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The Truth About Weight Loss Marketing


Weight loss, diets and "carbs" are common household topics. There is always a new pill or product that really is supposed to work. Whether it's for burning fat or removing cellulite. The truth is, manufacturers are feeding on the false hopes of so many people who would do anything to lose weight and in the quickest amount of time.

Here are three red flags about weight loss marketing that the consumer should know.

1)There is no such thing as a magic pill.

There is no pill or supplement that can make you stronger, bigger or leaner. When you see models or actors in ads promoting a supplement, we need to realize that they do not look that way because of the pill they are advocating. The truth is most of these models have a genetic edge; an unhealthy exercise routine, rigid eating habits and may have had cosmetic surgery. They are promoting that supplement because they have a financial agreement to do so. Also if you look closely, you can also see in tiny print at the bottom of any magazine or television ad the words: "These results are not typical. Must be combined with an exercise and nutrition program". So, if a claim seems too good to be true, it probably is.

2)If a diet states that some foods are good or bad for you.

The truth is there is no such thing as a good food or a bad food. What's really important is the quantity of that food and how often you consume it. Any diet or supplement that speaks of an energy fuel as bad is missing the boat on healthy nutrition. A proper balance is necessary not negating entire food groups to fit the newest "diet plan". These "diet plans" are temporary fixes that cannot be sustained for long term and come at a costly price to your body, especially your metabolism and endocrine system. If you play around with the homeostasis of your body, you will be disappointed with the outcome. The body's main objective is survival. Yo-yo dieting will bring you further and further away from successful weight loss. We need to wonder, if any of these diets actually worked, why is there a new one every few months? If they worked so well, why haven't they been used towards the cure for obesity?

3)Where did we hear about the latest weight loss craze?

One thing most people do not realize is the lack of regulation in the fitness industry. There is no committee, agency or administration filtering out the inaccurate information; making the majority of what you read misleading. Most articles in local papers or current fitness magazines are feeding on the quick fix mentality and an individual's unrealistic goals. The truth is the public is continually misinformed on how to actually lose weight and keep it off. This puts the credibility of studies and conclusions in question. There are certain steps to making a source reliable for health and fitness information. First, the studies should be published in scientific peer-reviewed journals (case studies and testimonials are not objective and science-based proof). The studies need to breplicated by an outside source. That means, by someone not linked and with no financial backing to the original study. Most often this does not happen. So many times you will see a blurb on a single study, done by Dr. X (a doctor's name improves credibility to most people) recommending a plan or pill. This study often has many loopholes in its methods and has never been replicated for proof of credibility. Did you know that as of today, Atkins has not published one single study in a scientific peer reviewed journal? This "diet" has been around for over twenty-five years. Do you think they've had enough time to do it? Then why haven't they? The point is not to believe everything that you see or read. The credibility of the research is so important.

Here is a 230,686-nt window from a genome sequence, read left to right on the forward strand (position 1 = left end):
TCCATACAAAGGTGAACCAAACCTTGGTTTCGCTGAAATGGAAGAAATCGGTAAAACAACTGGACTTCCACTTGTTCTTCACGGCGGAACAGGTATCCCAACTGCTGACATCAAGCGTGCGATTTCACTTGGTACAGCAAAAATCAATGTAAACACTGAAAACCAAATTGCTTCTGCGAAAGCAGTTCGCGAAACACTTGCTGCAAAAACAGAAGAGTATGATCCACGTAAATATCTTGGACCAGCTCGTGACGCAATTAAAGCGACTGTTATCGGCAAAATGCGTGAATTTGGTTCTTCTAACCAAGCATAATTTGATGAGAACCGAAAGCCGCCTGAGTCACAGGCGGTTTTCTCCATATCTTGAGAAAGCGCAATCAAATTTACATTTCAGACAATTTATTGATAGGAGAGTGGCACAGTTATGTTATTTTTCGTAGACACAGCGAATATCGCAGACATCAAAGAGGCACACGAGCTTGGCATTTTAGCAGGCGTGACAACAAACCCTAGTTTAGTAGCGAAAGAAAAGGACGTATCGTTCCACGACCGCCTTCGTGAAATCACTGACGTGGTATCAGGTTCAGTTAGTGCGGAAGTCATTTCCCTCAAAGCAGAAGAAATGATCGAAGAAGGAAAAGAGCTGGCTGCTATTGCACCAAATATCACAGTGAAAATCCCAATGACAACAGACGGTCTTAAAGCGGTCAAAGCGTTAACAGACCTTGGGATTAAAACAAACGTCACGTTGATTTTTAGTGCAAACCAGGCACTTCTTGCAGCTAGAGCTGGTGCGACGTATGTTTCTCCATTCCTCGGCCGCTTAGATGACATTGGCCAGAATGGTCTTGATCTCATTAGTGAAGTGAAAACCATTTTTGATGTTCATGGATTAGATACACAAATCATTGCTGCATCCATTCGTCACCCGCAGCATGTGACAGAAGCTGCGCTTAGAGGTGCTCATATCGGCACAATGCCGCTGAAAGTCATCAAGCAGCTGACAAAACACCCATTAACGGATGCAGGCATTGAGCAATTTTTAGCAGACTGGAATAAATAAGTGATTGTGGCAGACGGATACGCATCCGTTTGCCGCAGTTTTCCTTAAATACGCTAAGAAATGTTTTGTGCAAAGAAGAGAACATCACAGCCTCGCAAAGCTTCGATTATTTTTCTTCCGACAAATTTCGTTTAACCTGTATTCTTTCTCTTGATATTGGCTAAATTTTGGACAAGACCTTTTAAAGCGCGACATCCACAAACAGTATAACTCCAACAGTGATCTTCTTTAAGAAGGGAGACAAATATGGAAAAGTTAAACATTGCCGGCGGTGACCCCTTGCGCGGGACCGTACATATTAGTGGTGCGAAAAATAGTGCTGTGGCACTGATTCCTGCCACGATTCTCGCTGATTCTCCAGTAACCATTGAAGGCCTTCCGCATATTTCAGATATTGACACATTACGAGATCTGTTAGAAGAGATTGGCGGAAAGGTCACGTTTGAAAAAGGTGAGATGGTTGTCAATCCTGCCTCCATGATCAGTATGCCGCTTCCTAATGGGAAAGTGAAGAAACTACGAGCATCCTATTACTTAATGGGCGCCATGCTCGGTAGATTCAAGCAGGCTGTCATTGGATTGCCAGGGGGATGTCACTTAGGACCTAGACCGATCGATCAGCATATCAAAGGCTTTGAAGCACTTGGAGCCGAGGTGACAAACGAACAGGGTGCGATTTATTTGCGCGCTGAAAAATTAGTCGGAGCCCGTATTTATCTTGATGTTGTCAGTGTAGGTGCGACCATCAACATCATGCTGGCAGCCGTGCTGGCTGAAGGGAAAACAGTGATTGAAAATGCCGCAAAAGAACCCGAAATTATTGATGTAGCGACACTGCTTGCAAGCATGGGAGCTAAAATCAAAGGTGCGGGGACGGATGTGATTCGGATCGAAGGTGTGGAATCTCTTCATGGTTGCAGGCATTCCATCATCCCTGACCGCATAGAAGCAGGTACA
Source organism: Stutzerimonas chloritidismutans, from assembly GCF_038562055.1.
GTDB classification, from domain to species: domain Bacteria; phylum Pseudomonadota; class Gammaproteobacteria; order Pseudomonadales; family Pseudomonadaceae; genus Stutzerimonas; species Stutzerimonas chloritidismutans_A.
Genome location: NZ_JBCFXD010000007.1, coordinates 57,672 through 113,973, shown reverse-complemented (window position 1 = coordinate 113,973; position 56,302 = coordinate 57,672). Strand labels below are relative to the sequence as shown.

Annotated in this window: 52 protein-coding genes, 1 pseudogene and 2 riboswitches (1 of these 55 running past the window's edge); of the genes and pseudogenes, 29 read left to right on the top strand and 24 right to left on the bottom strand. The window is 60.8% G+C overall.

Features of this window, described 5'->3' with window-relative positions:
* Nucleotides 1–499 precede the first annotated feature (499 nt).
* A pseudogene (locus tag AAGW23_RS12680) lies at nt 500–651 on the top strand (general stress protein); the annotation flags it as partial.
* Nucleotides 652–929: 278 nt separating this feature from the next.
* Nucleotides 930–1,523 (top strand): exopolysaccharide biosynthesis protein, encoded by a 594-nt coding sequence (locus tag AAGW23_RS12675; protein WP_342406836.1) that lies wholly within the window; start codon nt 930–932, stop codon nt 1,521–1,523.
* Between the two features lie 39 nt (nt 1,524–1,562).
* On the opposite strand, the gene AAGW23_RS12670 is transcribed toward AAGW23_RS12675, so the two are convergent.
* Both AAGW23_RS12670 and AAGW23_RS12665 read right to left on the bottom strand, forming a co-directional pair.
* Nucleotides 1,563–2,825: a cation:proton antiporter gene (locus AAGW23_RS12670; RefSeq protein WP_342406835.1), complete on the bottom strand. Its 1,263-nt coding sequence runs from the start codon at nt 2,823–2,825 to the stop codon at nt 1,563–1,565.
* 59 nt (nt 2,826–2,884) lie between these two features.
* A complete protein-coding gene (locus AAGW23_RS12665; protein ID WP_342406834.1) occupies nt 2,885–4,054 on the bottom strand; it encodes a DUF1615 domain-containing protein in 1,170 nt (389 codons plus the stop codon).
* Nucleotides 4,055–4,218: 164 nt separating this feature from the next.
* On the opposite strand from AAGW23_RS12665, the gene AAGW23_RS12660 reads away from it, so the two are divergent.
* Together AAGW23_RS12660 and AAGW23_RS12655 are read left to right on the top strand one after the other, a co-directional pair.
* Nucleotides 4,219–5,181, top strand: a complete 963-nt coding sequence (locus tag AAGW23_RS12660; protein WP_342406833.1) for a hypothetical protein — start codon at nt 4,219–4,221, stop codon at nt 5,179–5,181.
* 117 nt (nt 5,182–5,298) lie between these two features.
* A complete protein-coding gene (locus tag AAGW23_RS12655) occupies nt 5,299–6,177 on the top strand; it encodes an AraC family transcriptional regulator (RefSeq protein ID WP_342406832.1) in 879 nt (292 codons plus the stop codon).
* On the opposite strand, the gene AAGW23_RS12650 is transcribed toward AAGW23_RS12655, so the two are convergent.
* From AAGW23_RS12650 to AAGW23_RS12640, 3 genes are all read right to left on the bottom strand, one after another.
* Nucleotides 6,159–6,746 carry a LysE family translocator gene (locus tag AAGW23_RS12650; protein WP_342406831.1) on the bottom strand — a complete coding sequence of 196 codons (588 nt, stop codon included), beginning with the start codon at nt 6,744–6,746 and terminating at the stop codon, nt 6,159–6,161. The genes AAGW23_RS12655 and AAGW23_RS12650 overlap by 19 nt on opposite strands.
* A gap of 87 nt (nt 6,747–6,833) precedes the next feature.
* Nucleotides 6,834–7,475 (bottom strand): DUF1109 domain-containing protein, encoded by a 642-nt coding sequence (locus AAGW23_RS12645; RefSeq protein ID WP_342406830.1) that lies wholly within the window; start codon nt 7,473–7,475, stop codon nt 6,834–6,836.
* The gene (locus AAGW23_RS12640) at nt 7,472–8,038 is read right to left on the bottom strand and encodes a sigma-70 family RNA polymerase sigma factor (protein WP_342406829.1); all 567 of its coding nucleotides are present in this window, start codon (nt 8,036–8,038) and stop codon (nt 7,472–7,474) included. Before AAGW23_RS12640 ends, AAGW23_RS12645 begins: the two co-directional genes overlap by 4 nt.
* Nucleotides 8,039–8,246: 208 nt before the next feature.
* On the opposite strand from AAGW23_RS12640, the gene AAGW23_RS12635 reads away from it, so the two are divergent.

Keep these red flags in mind next time you pick up the latest fitness magazine or see a commercial for the next fat burning craze. Manufacturers will continue to offer products and "fat burning" solutions to the majority of society that is struggling with their weight. It's up to you to be skeptical of their claims and look for their credibility.

Teri Mosey is an Exercise Physiologist for Peak Performance Fitness (http://www.peakptfit.com)and an Instructor for Health and Fitness certifications. She is also a Certified Personal Trainer (NASM), Health and Fitness Instructor (ACSM) and Resistance Training Specialist (RTS).


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